Another win for NASA.
The rocket launched on Sept. 16, 2015 as part of the Charged Aerosol Release Experiment II.
A sounding rocket is a rocket that can take a small scientific payload high into the upper atmosphere.
The CARE II experiment was designed to study "dusty plasmas," or charged particles that sometimes form naturally in the upper atmosphere. Dusty plasmas can also be created from exhaust clouds from rocket engines, which is what the CARE II experiment used 37 of its 44 rocket engines for. Three engines were used for the launch itself, and four were used to control the rocket once it was airborne, according to NASA.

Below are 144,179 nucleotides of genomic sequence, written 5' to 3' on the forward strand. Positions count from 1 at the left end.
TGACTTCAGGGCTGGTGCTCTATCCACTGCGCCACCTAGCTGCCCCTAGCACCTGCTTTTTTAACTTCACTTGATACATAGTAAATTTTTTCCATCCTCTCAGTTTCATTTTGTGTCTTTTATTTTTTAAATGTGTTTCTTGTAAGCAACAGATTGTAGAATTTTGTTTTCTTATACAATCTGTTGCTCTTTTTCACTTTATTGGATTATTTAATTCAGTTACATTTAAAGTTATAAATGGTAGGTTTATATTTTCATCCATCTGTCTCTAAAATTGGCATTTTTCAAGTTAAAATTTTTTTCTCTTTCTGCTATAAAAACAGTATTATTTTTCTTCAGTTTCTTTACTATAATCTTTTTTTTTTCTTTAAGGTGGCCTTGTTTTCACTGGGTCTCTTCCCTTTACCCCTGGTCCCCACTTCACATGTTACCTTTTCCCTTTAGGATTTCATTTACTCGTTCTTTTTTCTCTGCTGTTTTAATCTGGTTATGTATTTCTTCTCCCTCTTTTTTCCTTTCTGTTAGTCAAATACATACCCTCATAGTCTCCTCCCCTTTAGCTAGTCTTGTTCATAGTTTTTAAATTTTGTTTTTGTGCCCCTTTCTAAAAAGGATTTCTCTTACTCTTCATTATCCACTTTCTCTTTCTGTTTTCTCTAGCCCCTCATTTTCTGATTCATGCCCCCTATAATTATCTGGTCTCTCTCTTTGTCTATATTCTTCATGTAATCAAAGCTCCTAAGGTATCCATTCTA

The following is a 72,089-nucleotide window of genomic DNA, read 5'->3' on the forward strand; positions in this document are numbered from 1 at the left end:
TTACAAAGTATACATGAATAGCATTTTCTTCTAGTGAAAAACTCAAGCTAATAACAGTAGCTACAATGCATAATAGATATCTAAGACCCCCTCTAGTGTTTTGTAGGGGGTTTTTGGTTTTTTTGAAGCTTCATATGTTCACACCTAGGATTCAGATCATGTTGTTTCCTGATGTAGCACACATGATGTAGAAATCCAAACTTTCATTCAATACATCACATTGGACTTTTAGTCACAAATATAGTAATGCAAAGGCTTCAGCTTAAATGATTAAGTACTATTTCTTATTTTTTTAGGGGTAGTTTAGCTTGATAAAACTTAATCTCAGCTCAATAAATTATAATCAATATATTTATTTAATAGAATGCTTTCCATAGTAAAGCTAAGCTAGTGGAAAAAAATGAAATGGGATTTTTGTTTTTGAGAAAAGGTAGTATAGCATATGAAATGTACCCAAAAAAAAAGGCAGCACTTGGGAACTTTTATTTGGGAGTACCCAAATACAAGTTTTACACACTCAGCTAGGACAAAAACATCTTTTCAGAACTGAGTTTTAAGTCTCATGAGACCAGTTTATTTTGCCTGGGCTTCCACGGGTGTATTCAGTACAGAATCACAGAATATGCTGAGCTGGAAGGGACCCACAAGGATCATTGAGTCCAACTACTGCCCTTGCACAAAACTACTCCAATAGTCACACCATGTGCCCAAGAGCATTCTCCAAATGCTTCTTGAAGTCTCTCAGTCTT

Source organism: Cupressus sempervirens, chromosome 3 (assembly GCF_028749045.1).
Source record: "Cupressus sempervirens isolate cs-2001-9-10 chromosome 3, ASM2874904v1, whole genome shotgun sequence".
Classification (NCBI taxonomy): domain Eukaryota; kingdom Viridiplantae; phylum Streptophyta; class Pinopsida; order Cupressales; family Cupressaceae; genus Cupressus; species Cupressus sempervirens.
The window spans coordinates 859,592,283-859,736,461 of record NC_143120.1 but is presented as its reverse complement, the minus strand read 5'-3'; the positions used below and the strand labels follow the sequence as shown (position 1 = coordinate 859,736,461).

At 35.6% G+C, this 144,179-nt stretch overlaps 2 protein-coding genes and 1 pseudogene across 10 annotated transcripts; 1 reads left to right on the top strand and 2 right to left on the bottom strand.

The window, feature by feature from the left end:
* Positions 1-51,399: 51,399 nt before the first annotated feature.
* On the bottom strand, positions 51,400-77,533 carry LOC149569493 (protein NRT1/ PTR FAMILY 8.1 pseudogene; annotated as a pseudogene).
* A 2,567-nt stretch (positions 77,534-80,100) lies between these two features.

Scientists created the dusty plasma by injecting dust particles in the ionosphere. The dust particles got charged up in the ionosphere and produced particles of plasma traveling much faster than the speed of sound. The researchers then used plasma detectors on the rocket and radar on the ground to study the dusty plasmas. The whole experiment only lasted about 10 minutes.
NASA or the Navy likely won't beat the 44-rocket-engine record soon. But "you never know what's down the pike," Chuck Brodell, who worked on the experiment, said.